85 1


Compared with t he action taken in this instance, one cannot fail to note the treatment meted out t o the Huon Company. The Huon Company had lodged a deposit of £500 when tendering for the supply of 1,000,000 sleepers, which deposit . was retained by the Department for over eleven months. The company, at the-request of the Department, submitted a second tender

for the supply of 300,000 stringybark and bluegum sleepers, and lodged a further deuosit of £500. Their offer was to supply powellised timber in accordance with the formula at ! s. 6d. each, delivered at Port Augusta, but they declined t o accept any responsibility m regard to the efficacy of the powellising. They had numerous interviews with the

Engineer-in-Chief, but their offer was ultimately turned down, and the offer of Mr. Gorton to supply 100,000 mountain ash and messmate sleepers at the same price accepted. can be no doubt that the Tasmanian Company offered to ·supply a much superior

timber, and they had lodged deposits to the extent of £1,000 in connexion with their tenders. -

The timber which Mr . Gorton offered to supply, which, though undoubtedly useful when above the ground, is known to be very inferior, when untreated, for railway . This contract, totalling £37,500, was let without tenders being called,

Without the contractor being compelled to sign specificat ions, and without his having lodged any deposit. was intended by the Department that a dep osit should be lodged and specifications prepared and signed, but in this instance the contract was entered

into through negotiations between Mr. Gorton and Mr. Deane, in which, on 26th March, 1913, Mr . Deane offered to accept 100,000 powellised mountain ash and messmate sleepers, 9' x 10" x 5", at 7s. 6d. delivered at Port Augusta, which offer Mr. Gorton accepted. On 12th August, 1913 , the Acting Minister for Home Affairs annulled this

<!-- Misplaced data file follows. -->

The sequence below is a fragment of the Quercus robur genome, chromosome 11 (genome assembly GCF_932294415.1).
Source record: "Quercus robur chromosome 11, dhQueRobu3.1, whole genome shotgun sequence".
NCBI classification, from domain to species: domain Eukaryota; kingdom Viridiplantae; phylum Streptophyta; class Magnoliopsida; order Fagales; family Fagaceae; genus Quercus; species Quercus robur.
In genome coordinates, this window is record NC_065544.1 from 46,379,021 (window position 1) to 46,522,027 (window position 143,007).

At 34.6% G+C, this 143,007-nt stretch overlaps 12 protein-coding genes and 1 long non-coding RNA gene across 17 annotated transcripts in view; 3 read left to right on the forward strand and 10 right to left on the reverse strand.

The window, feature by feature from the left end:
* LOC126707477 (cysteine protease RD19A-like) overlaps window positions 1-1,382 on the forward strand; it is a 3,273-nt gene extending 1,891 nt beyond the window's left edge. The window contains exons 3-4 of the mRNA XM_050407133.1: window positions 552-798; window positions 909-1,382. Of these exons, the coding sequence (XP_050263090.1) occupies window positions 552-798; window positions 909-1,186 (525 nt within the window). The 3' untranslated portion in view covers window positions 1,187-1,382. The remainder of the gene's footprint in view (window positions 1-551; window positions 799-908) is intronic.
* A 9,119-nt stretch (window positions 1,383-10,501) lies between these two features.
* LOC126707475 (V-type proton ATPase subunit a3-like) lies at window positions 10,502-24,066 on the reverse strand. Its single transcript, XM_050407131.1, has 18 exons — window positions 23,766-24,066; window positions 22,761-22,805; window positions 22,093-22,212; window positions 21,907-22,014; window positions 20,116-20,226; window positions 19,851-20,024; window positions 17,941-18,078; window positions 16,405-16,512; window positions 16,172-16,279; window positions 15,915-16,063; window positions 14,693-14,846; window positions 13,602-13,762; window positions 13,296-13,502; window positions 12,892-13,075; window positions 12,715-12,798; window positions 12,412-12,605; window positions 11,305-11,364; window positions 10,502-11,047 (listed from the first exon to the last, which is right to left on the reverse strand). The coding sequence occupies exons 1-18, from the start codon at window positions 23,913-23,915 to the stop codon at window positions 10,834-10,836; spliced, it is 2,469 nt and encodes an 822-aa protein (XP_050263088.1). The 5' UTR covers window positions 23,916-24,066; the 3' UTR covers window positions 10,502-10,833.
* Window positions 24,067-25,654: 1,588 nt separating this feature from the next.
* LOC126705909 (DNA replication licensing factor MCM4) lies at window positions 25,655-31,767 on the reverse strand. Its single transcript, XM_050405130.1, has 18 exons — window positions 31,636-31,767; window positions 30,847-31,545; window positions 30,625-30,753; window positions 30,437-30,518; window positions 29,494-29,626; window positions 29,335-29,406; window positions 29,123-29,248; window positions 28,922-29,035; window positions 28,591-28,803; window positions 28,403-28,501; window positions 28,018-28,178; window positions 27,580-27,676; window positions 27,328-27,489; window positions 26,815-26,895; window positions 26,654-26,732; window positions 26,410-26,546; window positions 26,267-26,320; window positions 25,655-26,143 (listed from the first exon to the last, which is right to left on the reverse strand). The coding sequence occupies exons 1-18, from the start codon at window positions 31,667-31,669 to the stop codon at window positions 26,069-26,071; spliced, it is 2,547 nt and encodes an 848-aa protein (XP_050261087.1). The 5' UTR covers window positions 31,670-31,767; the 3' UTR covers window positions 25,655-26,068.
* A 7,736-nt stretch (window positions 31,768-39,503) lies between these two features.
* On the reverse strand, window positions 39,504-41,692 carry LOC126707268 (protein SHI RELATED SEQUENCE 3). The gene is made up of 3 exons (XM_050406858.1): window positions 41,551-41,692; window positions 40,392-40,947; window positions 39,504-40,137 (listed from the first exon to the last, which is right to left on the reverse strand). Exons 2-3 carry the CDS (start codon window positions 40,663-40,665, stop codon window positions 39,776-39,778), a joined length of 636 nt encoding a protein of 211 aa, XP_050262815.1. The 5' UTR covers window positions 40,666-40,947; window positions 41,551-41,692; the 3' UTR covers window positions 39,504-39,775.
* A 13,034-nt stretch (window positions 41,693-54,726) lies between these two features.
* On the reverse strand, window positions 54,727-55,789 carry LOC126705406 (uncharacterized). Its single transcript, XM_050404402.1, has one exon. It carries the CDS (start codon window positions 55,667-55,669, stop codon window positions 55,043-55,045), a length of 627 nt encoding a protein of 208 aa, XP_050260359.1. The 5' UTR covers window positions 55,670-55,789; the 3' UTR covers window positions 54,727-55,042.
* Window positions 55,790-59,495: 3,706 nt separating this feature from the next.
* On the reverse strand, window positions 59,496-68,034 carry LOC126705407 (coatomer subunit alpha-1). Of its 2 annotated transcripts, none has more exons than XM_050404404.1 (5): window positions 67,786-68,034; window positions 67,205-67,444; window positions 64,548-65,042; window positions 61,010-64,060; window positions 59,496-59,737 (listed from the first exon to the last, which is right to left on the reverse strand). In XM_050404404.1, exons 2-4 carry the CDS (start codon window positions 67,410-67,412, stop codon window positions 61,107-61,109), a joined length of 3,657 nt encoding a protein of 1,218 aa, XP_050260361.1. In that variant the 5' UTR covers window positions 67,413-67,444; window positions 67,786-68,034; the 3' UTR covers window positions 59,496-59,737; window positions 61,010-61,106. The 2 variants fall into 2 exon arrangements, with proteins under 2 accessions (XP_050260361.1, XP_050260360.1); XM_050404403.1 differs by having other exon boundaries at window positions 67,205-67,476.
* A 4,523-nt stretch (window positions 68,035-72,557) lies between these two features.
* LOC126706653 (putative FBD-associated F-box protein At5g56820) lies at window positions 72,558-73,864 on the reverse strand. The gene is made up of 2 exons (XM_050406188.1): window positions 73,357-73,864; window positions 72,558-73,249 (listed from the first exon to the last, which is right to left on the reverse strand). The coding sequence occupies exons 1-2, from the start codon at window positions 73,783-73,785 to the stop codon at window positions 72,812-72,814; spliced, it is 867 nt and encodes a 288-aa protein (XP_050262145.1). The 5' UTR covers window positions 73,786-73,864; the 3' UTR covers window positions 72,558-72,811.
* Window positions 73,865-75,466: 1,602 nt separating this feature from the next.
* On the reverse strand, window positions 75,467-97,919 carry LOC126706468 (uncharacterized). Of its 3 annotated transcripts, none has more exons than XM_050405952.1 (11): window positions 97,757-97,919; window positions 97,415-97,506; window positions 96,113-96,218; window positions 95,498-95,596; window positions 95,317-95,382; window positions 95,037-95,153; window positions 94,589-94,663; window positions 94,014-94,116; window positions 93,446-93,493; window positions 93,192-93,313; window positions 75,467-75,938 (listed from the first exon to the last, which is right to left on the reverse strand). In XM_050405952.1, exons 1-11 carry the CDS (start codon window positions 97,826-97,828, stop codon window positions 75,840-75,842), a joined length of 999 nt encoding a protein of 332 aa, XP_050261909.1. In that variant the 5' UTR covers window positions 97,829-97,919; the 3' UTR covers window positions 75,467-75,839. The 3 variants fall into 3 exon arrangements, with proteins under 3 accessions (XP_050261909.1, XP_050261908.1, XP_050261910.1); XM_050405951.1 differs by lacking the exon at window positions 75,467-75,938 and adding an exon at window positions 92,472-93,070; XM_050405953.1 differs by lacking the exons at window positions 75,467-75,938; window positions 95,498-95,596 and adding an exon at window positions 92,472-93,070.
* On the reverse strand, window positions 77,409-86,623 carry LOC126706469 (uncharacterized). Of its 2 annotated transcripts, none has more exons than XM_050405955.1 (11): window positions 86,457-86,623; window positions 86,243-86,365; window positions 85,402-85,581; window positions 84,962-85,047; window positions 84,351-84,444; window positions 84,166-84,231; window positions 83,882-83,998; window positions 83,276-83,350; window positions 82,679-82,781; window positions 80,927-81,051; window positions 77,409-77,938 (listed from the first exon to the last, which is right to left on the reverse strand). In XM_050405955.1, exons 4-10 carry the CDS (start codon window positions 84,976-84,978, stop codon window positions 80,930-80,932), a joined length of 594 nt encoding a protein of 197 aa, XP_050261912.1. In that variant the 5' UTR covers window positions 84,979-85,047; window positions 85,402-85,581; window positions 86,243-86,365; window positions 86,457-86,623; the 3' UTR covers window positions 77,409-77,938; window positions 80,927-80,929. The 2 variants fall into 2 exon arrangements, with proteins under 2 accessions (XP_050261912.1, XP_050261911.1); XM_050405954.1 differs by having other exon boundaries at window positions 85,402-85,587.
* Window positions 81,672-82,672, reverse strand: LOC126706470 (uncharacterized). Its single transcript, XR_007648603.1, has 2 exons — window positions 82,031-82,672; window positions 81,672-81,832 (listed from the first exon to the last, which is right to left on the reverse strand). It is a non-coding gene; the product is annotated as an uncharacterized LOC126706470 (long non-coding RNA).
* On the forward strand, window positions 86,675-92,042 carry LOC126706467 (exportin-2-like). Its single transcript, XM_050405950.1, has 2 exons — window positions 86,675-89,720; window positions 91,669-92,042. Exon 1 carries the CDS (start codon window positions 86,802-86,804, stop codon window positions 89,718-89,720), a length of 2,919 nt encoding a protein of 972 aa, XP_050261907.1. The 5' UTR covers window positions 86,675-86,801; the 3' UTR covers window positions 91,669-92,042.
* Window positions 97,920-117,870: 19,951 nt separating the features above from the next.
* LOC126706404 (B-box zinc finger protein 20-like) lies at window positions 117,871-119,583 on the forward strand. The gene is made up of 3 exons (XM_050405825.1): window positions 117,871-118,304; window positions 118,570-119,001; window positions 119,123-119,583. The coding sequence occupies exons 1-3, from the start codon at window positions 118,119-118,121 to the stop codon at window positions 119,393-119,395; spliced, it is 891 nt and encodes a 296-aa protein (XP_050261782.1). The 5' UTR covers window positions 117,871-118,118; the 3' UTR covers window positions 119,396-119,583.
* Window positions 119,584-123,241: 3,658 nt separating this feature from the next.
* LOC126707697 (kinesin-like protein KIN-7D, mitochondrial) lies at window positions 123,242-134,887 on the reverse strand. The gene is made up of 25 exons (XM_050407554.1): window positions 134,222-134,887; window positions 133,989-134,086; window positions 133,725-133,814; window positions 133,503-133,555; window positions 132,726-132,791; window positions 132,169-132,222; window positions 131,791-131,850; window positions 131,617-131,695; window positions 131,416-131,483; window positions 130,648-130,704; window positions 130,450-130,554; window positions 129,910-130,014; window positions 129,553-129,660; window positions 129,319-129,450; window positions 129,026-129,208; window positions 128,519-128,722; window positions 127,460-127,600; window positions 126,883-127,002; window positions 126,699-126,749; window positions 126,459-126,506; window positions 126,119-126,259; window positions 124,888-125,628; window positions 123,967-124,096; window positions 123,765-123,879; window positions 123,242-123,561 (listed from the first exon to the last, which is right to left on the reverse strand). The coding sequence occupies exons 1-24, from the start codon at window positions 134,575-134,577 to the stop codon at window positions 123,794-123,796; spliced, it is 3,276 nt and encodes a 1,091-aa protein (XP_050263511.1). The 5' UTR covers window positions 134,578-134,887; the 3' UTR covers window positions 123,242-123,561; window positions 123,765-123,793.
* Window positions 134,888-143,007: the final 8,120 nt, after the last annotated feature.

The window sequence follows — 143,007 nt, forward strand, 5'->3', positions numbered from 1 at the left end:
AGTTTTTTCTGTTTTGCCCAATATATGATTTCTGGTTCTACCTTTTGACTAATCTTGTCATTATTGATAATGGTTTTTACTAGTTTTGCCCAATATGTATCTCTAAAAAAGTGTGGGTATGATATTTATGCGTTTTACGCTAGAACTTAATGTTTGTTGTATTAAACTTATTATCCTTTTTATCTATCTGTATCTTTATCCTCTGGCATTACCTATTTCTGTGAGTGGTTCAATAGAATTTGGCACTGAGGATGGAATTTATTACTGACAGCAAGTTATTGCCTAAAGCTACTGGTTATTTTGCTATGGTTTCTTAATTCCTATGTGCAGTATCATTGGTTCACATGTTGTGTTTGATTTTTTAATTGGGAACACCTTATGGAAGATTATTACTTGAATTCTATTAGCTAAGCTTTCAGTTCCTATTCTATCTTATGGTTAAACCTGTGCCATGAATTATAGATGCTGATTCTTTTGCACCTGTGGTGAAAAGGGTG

contract with the concurrence of Mr. Gorton, 6,000 sleepers out of the 100,000 ordered having been supplied . During this period of some six months no deposit was lodged by the contractor, nor were any specifications signed. The question was submitted to the Crown Law Department as to whether the contract could be annuJled owing to

the failure to lodge a deposit . The Department advised that the Government were committed by Mr. Deane's letter of 26th March, in which there was no stipulation for a deposit. Mr. Deane's letter was as foll ows :-"With reference to your letter, B15jl3, of the 28th January last,

containing an offer to supply 100,000 powellised Victorian mountain ash and messmate sleepers, 9' x 10" x 5", for delivery in ship's slings, Port Augusta, and your letter, G154/13, of the 27th ultimo, fixing the price at ys. 8d. each, I have to state that the Minist er has approved of your offer bemg accepted • providing the price is reduced to 7s. 6d. each, as was verbally arranged between

Mr. Gorton and myself. The sleepers are to be delivered in three or four the first of

which is to be made about July next, and the balance at mtervals of about three months."


An agreement was completed on 13th October, 1.913, t he Governments of the Commonwealth and the State of Western Australia, whercm the latter undertook to supply 1,400,000 karri sleepers. . . .

The great delay in the completion of these negotiations does not, m the opmwn of your Commissioners, reflect credit on those concerned. Tenders closed on 30th March, 1912, and on 6th August of the same. year \¥estern Australian Government were advised that their tender for karn was accepted. Prior to this, on 25th l\Iay, they had guaranteed an or<:Ler for

one and a half milli0n sleepers subject to the South Austrahan Government passmg the necessary st atutory enabling Act. _ _ _

Definite assurances were received that there would be no delay m delivermg supplies, Mr. Scaddan on 14th May, 191?, wiring-:-" give you absolute that not a clay's delay will be tolerated m connexwn With the supply of yow: requrre-ment s."



!o carry. out contract it was necessary to construct 17 iniles of railway and erect tim?er mills With a cutting eapa_ city of 60,000 sleepers per month. Aceording to the evidence of Mr. Stoddart a start was 1nade on the construction of the line on 1913, and it was in January, 1914. In February, 1914,